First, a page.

The concept of marginal gains in sport is probably best epitomised by Sky Sports cycle racing team and David Brailsford. Their attention to detail and the extraction of small marginal gains wherever possible underpinned the road success of UK cyclists. I prefer however the tale of Takeru Kobayashi and the world of speed hot dog eating. The world record for the New York Coney Island hot dog eating contest was 25.125 hot dogs. When hot dogs get measured down to the three decimal places you have to sit up and take the sport seriously, especially when in horse racing we cannot even measure the distance or going of races with any accuracy. Many rotund Americans (is there any other type) had tried and failed to beat the record and when Kobayashi turned up as a rather slim even small outsider he was not taken seriously. Kobayashi had however done his homework and applied the philosophy of marginal gains to his already reasonable speed eating skill. He experimented with eating the dog whole and then in half. He checked out the performance of dipping the buns in water. He tried different water temperatures and even water with oil. Any form of drink is allowed in the competition but no vomiting. He played around with stomach exercises to limit vomiting and impressively all these various experiments were entered in a spread sheet and analysed. When he got to Coney Island those New Yorker’s never stood a chance. In the allotted twelve minutes Kobayashi ate 50 hot dogs, pretty much doubling the previous record.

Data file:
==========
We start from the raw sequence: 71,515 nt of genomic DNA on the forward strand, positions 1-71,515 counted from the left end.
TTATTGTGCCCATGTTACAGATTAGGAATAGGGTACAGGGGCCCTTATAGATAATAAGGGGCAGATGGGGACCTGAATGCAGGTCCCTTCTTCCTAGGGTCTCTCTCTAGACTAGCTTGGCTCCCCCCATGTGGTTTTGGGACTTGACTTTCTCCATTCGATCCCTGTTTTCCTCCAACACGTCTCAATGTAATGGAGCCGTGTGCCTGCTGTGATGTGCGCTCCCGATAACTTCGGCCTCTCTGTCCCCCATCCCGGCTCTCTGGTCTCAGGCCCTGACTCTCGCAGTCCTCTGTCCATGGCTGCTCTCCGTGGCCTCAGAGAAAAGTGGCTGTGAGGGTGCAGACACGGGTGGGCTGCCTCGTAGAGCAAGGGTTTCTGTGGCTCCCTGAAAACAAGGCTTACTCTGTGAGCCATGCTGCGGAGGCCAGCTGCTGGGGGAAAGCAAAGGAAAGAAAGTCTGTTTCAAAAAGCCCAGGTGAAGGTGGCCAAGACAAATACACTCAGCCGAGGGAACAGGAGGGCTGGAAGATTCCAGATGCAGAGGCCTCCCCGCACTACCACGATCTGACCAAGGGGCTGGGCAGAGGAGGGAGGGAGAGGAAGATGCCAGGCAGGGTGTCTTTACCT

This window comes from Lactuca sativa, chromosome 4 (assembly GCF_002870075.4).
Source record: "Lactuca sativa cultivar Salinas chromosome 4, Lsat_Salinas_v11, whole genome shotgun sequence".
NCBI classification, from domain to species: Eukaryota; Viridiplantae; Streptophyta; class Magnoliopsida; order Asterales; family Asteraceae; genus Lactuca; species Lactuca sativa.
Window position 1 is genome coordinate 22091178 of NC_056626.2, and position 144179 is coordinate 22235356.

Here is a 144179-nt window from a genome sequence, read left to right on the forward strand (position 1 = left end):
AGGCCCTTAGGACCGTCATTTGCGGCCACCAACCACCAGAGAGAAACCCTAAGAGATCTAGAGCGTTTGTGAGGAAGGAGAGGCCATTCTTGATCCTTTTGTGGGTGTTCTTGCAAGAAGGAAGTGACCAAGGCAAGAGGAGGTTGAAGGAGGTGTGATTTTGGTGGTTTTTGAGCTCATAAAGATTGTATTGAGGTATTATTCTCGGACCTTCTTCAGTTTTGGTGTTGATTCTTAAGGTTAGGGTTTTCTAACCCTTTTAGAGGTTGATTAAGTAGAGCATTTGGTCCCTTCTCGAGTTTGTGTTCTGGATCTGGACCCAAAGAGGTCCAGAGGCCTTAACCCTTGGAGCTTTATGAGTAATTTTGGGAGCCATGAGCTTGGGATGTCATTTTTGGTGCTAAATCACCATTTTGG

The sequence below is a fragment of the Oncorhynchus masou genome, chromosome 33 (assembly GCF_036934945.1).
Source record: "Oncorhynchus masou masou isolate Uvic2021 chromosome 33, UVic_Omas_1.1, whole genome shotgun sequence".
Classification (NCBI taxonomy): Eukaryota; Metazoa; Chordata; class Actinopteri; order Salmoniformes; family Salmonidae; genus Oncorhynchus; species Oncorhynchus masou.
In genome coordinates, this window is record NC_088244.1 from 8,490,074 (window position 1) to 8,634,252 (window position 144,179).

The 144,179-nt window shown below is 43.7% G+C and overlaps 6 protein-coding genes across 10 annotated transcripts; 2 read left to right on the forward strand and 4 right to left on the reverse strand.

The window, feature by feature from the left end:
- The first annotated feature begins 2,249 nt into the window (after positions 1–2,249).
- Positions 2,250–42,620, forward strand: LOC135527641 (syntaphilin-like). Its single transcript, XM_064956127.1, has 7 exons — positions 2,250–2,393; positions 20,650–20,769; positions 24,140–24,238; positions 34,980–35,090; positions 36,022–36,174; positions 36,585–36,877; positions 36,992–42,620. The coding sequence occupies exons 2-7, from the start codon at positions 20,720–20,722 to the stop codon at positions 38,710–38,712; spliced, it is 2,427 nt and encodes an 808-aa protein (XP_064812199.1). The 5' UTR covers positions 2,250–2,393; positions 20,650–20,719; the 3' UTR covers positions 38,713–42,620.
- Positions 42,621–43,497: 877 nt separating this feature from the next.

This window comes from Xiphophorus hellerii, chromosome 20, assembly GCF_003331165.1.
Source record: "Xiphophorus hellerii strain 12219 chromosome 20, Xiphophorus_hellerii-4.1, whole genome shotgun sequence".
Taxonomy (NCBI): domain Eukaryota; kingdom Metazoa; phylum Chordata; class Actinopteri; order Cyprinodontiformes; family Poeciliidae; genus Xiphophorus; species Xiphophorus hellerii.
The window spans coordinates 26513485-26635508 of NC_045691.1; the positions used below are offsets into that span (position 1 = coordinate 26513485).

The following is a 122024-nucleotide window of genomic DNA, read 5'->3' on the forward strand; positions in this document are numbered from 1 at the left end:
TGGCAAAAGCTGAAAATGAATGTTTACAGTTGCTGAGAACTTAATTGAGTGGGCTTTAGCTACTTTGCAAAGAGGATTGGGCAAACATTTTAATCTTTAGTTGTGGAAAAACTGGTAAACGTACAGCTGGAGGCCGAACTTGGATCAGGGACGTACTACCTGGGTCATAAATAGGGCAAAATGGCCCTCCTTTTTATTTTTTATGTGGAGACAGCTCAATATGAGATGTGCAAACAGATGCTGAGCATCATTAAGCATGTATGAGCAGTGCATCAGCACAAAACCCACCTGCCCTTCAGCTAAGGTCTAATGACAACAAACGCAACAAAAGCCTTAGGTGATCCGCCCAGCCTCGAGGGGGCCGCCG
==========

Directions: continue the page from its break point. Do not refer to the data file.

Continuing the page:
Bettors can learn a great deal from Kobayashi. Small gains can soon compound to impressive differences in end of year results and as a serious punter you should always be on the look out for any form of improvement. Allow me to give you a concrete example. A few years ago I was betting into Betfair at 1 minute to off time along with Betfair SP. The latter was more of a marker bet to gauge and difference between the two which was quite significant in favour of BFSP. Aware that I wanted to get closer to BFSP but equally aware that increasing bet size may result in cannabalising my own BFSP if I took this route I looked at ways to improve the returns on the one minute bets. First call was checking using weight of money on the price as I made bets. A horse with weight of money at the bet price indicating a drift would result in me placing the bet at one tick higher. The other bets would be placed at the price. Here are the results for 2018.
BFSP bets return +2.9%
Blindly backing at 1 min +1.03%
Backing using weight of money +1.41%
Niggling at the back of mind hwoever was whether weight of money was really the dominant factor in improving the returns. I therefore tried simply placing bets at one tick up regardless of weight of money.
One tick regardless +1.72%
These gains do not sound much but at the level of activity I pursue they add up to serious improvements.
Coney Island here I come